Netezza vs Teradata

So normally I will not go controvercial on the blog.  But here I go and I hope to do this to start dialogue that I can not seem to get the answers on.  As a follow-up I will call both vendors (Teradata and Netezza) and interview them on their point of view.  So here I go and remember, this is supposed to be the beginning and not the answer as some of these are my opinions which I have been trying to get validated.


Company / Product Age:
– Netezza: > 6 years (privately held)
– Teradata: >25 years (publically held through NCR Corp)

Install Base:
– Teradata: > 800 customers & 1200 implementations
– Netezza: > 65 customers & 130 systems

Revenue / Profitable:
– Netezza:  Not known as private
– Teradata: $1,480 million in Revenue, $309 million in operating income (2005)


What Netezza Says:
– Terascale – DBMS software, hardware, high speed storage close together
– Assymetric Massively Parallel ProcessingTM architecture for complex query processing
– Intelligent Query StreamingTM design
– Integrated Appliance
– Industry Standard Interfaces
– Fully compatible with Marker-leading BI tools, applications and infrastructure – not certified that I could see

What Teradata Says:

Teradata provides integrated, optimized and extensible enterprise data warehousing technology and services for a single application-neutral repository of your current and historical data. It’s a combination that allows you to analyze business operations and drive better, faster decisions. Featuring high-performance parallel database technology, a full suite of data access and management tools, robust data mining capabilities and the industry’s most experienced data warehousing consultants, Teradata provides you with a complete view of your business.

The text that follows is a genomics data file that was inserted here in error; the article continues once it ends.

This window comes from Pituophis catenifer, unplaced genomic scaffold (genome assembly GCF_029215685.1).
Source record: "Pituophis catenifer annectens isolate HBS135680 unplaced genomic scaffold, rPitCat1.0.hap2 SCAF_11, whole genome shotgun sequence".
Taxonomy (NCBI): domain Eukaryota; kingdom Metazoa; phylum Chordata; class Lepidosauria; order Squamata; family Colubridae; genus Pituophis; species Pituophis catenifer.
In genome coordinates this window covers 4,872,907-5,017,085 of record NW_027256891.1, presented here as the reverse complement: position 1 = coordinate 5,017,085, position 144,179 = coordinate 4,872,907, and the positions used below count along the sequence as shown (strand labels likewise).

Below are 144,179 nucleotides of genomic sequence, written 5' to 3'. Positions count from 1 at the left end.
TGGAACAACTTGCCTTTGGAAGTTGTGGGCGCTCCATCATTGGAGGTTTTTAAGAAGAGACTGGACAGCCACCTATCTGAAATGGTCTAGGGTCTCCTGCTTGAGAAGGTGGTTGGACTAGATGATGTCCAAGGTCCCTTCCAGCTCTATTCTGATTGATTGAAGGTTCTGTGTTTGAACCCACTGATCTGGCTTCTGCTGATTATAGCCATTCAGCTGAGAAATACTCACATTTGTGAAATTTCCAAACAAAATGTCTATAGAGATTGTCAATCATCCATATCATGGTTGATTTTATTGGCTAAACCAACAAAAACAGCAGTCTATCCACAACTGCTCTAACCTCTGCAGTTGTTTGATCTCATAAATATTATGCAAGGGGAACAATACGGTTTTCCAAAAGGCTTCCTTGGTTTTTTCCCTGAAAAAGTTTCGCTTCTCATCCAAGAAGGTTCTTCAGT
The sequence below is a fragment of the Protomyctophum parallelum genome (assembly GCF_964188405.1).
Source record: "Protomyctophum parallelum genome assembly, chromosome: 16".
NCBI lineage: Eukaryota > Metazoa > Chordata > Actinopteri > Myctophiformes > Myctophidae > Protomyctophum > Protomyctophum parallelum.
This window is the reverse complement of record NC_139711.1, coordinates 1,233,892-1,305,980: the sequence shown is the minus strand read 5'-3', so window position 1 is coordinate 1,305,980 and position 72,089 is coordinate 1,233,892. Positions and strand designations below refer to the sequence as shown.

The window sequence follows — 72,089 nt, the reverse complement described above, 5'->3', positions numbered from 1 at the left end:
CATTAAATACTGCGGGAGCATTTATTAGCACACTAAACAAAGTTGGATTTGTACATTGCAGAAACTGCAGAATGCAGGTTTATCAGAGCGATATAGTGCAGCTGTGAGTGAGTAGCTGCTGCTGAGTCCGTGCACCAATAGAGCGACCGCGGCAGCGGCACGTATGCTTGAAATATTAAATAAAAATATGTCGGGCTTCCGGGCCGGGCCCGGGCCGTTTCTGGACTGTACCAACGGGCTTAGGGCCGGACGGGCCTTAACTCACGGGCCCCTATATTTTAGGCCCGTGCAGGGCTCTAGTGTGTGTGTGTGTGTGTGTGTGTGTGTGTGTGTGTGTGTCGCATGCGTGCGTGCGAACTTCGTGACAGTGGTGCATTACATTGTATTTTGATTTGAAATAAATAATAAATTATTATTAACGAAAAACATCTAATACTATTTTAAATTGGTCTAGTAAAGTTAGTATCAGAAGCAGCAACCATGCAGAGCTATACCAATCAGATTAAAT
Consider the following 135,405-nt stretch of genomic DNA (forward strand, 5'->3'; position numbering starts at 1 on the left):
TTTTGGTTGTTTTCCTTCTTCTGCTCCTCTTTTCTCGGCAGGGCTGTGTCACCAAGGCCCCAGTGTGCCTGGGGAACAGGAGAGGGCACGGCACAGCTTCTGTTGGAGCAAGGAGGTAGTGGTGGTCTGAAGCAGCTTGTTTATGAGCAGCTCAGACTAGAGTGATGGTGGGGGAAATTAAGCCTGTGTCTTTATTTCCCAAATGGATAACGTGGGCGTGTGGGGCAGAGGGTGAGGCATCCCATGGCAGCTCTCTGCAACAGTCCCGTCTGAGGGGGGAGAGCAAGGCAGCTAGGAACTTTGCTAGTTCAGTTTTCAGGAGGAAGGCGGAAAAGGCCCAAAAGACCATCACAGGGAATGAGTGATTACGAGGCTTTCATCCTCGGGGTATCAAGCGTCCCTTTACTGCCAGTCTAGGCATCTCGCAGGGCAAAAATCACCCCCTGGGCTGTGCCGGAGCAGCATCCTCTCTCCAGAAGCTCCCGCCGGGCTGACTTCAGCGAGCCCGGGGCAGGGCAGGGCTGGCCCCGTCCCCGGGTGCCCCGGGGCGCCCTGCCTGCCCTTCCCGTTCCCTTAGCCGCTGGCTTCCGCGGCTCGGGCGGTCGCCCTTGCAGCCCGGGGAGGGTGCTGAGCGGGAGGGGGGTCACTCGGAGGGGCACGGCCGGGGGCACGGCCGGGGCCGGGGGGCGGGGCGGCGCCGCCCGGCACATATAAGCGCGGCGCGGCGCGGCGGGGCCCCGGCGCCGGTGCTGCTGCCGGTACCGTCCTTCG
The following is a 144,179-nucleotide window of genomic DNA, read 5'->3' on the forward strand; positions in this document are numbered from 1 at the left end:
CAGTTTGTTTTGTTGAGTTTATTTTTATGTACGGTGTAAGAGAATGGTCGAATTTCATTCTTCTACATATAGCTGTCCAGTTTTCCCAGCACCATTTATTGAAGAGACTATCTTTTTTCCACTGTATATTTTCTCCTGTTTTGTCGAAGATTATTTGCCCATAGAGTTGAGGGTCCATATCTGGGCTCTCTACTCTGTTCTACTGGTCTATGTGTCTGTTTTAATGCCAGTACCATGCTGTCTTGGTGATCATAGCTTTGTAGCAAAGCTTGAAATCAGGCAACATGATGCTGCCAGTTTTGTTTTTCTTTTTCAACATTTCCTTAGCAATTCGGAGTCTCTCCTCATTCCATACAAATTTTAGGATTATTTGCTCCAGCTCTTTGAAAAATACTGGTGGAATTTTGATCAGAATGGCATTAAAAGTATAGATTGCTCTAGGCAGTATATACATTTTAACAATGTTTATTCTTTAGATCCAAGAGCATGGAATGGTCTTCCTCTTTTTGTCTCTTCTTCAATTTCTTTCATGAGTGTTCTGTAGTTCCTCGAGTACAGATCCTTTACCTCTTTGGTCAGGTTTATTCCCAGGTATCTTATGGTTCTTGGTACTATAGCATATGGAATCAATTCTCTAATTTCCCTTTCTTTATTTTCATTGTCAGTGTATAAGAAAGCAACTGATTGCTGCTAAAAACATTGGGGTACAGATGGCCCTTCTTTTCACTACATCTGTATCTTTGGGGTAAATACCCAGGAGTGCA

— End of What they say —

Teradata: version 2 release 6, but they have manu applications that they have that run on their platform
– Netezza: OS: Red Hat Linux server 4.0, SQL ODBC, SQL-92 compliant with SQL-99 extensions

Load (as no benchmarks all anecdotal observations based on customer comment):
– Netezza: very fast
– Teradata: more dependent on the ETL, but can be fast

Manipulations (our observations):
– Teradata: Mature tool set
– Netezza:  We have found load and unload to be quick, but have found the tools to manipulate and program the system difficult and early stage.  We have found undocumented features and issues with load error handling.

Speed (Anecdotal):

Not able to speak to this on a mixed load, but anecdotally we have found that on certain queries Netezza can be faster.  Netezza uses zone maps and this means data needs to be in sequence.  This will remain anecdotal as I have not seen any true benchmarks available

Approach (our experience):

Reference Architecture:
– Netezza – No
– Teradata – Yes – very strong

Certified with other vendors:
– Teradata – Yes
– Netezza – Interoperable but not necessarily certified

Availability and Recovery (what they say):

Certified and well integrated with many different options
– redundency across the whole system
– more complex solutions in general

– Some identified issues
   – PC class ATA hard drives
   – RAID – not sure
   – Interesting redundency, but how often and what is load hit and who swaps
   – Archive recovery is off a Postgres ascii file, not integrated

Value / Cost (our experience):

I will not talk about value as that is in the mind of the beholder, but here are some numbers in Canadian on Cost:
– Netezza – $200 to $300 per Gb
– Teradata – $400 to $700 per Gb

In  our experience and in our model that we have created we find that most of the platforms end up actually being about the same cost if you look at total cost of ownership – True TCO.

Support Costs
– Teradata – generally known as the easiest to support with dbas
– Netezza – needs more dba’s in general

Final thoughts and Summary: